DAILY FILM DOSE: A Daily Film Appreciation and Review Blog: 4 MONTHS, 3 WEEKS AND 2 DAYS

Wednesday, 13 February 2008


4 Months, 3 Weeks and 2 Days (2007) dir. Christian Mungiu
Starring: Anamaria Marinca, Laura Vasiliu and Vlad Ivanov


Guest review by Blair Stewart

‘4 Months, 3 Weeks and 2 Days’ is a controversial work more talked about than seen. Despite being the surprise, underdog winner of the Palme D'Or this year, it was a conspicuously absurd omission from the Best Foreign Language Shortlist for this year’s Oscar nominations (that's right, it didn't even make the 'shortlist'). A bitter condemnation of life in Romania during the totalitarian reign of Nicolae Ceausescu, Christian Mungiu’s sophomore effort is a rattling experience.

It’s 1987 and we’re placed in an unnamed shithole of a city under the blanket of Communist misrule. For 12 hours we observe the actions of a student, Otilia (Anamaria Marinca), as she searches for a way to find her pregnant roommate Gabita (Laura Vasiliu) an abortion. With Romanian society in the grip of Ceausescu’s ‘Golden Age’, and abortions illegal, it becomes a Sisyphean task. From black market wheedling, surveillance and suffocating questioning from all facets, Otilia is forced to perform all the necessary tasks of attending to her weak friend. The question of pro-choice or pro-life is mute as the decision has already been made. What we witness is the consequences. The camera follows Otilia through underlit hotel rooms and various decrepit backalleys. Otilia meets a sordid cast of characters from the callow, opportunistic abortionist, to an upper-caste family simmering with tension at the ring of the telephone. It’s all well beyond loyalty to clean up Gabita’s mess.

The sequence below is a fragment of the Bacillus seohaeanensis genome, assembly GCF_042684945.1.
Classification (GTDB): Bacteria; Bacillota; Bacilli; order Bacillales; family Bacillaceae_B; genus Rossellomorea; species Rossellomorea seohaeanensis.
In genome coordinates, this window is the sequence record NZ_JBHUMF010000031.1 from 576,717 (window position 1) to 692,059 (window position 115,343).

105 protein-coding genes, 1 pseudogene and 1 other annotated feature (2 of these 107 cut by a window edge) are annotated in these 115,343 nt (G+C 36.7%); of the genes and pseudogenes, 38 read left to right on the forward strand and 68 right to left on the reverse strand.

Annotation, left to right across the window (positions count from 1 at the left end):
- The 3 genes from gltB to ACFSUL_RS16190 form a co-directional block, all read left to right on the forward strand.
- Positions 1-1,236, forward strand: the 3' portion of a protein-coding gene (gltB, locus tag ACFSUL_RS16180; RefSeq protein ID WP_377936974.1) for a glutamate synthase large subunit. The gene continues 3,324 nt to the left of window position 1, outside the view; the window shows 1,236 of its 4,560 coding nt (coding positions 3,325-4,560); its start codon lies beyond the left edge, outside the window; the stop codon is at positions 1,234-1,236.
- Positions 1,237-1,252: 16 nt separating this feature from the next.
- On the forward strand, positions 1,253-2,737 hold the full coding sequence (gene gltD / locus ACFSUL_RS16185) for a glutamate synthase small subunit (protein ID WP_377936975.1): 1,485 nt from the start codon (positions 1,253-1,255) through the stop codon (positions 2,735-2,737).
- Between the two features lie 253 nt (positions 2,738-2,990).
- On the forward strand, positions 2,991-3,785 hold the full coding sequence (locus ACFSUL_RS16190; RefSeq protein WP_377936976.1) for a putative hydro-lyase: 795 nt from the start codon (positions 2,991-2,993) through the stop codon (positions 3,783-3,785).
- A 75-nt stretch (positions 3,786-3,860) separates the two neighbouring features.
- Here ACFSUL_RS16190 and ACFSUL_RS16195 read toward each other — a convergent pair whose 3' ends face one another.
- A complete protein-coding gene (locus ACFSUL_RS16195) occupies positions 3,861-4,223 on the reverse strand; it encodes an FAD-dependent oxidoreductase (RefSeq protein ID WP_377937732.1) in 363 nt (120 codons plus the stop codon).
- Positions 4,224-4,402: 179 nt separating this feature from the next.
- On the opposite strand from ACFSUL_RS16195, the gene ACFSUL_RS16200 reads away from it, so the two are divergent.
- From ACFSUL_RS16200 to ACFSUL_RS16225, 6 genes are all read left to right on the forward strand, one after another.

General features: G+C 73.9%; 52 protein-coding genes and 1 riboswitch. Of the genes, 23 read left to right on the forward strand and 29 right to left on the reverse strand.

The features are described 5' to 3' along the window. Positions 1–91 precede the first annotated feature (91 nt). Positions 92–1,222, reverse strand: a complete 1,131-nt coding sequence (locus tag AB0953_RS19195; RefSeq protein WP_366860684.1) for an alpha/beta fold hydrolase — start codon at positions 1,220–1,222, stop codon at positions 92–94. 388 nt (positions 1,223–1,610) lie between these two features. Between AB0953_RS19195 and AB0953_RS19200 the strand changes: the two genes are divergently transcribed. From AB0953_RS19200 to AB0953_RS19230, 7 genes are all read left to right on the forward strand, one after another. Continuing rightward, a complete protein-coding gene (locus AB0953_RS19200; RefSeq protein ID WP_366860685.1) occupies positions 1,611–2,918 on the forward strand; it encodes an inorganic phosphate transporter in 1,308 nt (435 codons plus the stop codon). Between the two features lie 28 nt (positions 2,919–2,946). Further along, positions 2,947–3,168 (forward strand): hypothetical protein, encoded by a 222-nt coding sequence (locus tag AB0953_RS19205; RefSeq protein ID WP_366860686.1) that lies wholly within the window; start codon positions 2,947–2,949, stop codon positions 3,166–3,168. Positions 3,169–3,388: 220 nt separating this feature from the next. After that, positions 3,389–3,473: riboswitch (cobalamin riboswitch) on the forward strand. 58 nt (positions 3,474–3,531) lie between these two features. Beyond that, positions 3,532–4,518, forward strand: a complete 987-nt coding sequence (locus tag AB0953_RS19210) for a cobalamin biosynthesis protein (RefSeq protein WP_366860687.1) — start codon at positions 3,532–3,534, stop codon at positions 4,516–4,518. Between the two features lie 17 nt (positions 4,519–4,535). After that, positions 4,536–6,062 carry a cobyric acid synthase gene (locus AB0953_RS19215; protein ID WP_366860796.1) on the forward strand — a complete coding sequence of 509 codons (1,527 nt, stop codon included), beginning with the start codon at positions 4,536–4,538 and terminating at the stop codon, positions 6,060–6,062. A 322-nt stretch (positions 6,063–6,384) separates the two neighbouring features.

The director’s presentation of the dilemma is like a rigid Dogma exercise. Mungiu keeps the camera at eye level, uses one shot for each scene, refrains from using music, and exclusively uses natural light (often plunging the audience into total darkness). It builds up to a sequence when the protagonist has to perform one last crucial task, the realism of which is worthy of the quiet terror throughout the entire ‘No Country for Old Men’.

In the role of the ‘hero’, Anamaria Marinca is fantastic – her guarded face projects the quiet pain of being lower-class and powerless in a corrupt Communist state. Though a minor issue is perhaps the extreme ‘Herzogian’ degree of hardship Otilia is forced to endure. With the entire universe conspiring against her, at times it actually strains the film’s credibility.

Some critics have declared a ‘Romanian New Wave’ based on the success thias film and his fellow countrymen Cristi Puiu’s “The Death of Mr. Lazarescu” and Corneliu Poromboiu’s “12:08 East of Bucharest”. I’m eager to seek out the results of this burgeoning movement.

A warning for the squeamish, if you are uncomfortable with the subject matter of abortion this is a realistic representation, proceed cautiously. I highly recommend this film.

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